Local OTT platforms battle rising costs of production

  • Bills are mounting as actors, writers and directors charge more as bigger platforms pay more
  • Social distancing and other covid-led safety norms are adding to costs of production

Lata Jha
Updated2 Aug 2022
Small homegrown platforms invest  <span class='webrupee'>₹</span>3 crore- <span class='webrupee'>₹</span>4 crore per season compared to  <span class='webrupee'>₹</span>40 crore- <span class='webrupee'>₹</span>50 crore of top foreign OTTs
Small homegrown platforms invest ₹3 crore- ₹4 crore per season compared to ₹40 crore- ₹50 crore of top foreign OTTs(Photo: Bloomberg)

The streaming business is getting expensive for homegrown over-the-top (OTT) video platforms competing for eyeballs with well-funded global companies such as Netflix, Amazon Prime Video and Disney+Hotstar.

While American firms with deep pockets have kept pace with the rising costs of producing web originals, smaller OTT platforms say it is a challenge considering mounting bills as actors, writers and directors charge more and more as bigger platforms loosen their purse strings. Viewers, too, expect superior quality, requiring higher investments.

“With production costs on the rise, one challenge we are faced with is justifying every piece of content that is on the platform. So, we are extremely picky with what we greenlight. Until and unless we feel there is an X-factor to the project or the required strength to provide audiences with quality entertainment, we abstain from it,” said Soumya Mukherjee, chief operating officer of Hoichoi, a Bengali platform.

Smaller homegrown platforms invest 3 crore- 4 crore per season compared to 40 crore- 50 crore of marquee shows of foreign players. The key is to remain hyperlocal and woo audiences speaking a native language with strong, nuanced stories, said industry experts. Furthermore, they are tapping talented newcomers who are prepared to settle for lower remuneration.

“A lot of inflation within the OTT industry is demand-led,” said Ajit Thakur, chief executive officer of Telugu service Aha Video. “Catering to a wider audience base requires making content consistently.”

“We may not be looking at many high-budget shows but we bring out small and medium-budget shows frequently and have found partners in the industry thanks to our local positioning and reach,” Thakur said. “The budgets of some shows commissioned by foreign OTT firms are unsustainable.”

“Costs are based on demand for stories,” said Sandeep Bansal, the managing director of Chaupal OTT, which streams Punjabi and Haryanvi content and is launching a Bhojpuri web show. The company is working on large-scale productions, Bansal added.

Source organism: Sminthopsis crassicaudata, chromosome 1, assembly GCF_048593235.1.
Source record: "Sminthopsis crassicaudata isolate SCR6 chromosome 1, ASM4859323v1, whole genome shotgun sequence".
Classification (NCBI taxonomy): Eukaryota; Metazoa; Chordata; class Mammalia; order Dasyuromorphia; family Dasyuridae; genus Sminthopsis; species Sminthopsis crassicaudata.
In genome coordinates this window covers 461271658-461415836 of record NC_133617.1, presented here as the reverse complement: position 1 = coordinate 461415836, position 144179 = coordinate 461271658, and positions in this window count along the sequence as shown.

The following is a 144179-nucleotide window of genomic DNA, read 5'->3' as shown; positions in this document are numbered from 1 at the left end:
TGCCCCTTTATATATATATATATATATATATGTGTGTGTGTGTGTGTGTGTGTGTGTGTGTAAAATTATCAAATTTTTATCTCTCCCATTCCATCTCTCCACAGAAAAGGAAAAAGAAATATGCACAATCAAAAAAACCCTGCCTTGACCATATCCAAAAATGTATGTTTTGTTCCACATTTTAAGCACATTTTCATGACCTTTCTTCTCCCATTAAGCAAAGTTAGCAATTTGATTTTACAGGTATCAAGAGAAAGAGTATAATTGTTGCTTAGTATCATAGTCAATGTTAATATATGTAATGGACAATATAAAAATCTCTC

With social distancing and other covid-led safety norms, smaller platforms are battling rising production costs, with productivity still at 70% of pre-pandemic levels, said Sanjiv Jaiswal, founder of Baba Play, a service centered on Ambedkar’s Dalit ideology. “Many artistes are not willing to compromise (on fees) so we try and work with those who we have a better understanding or we have worked with in the past.”

There is no dearth of acting talent for OTTs and there will be multiple takers for any opportunity, said Akshay Bardapurkar, founder of OTT platform Planet Marathi, who has upped his own budgets from 50 lakh per season to now 2 crore- 5 crore. Other than rooted, hyperlocal content, Bardapurkar said it is important for regional platforms to invest in marketing and promotion, besides distribution tie-ups with telcos and aggregators which bring them good revenue.

Bigger OTT players get strong support from their parent group that gives them access to a larger pool of funds and dedicated in-house content development teams, said Indrajeet Mookerjee, managing partner at media agency dentsuMB India and regional players primarily prefer outsourcing production while maintaining a strong hold on the final output.

Sidharth Singh, co-founder of marketing agency CupShup said there is a sizeable Indian diaspora that yearns local content and these OTT platforms stand out on that front.

He added that homegrown services could tap local talent.

“Regional players are putting out more content. Secondly, they are uniquely placed to bridge the vernacular gap which the Amazons and Netflixes of the world have left unattended till now. Thirdly and most importantly, the players are innovating and getting into shorter version of content not only to save costs but also to cater to demand of shorter formats of storytelling,” Singh said.

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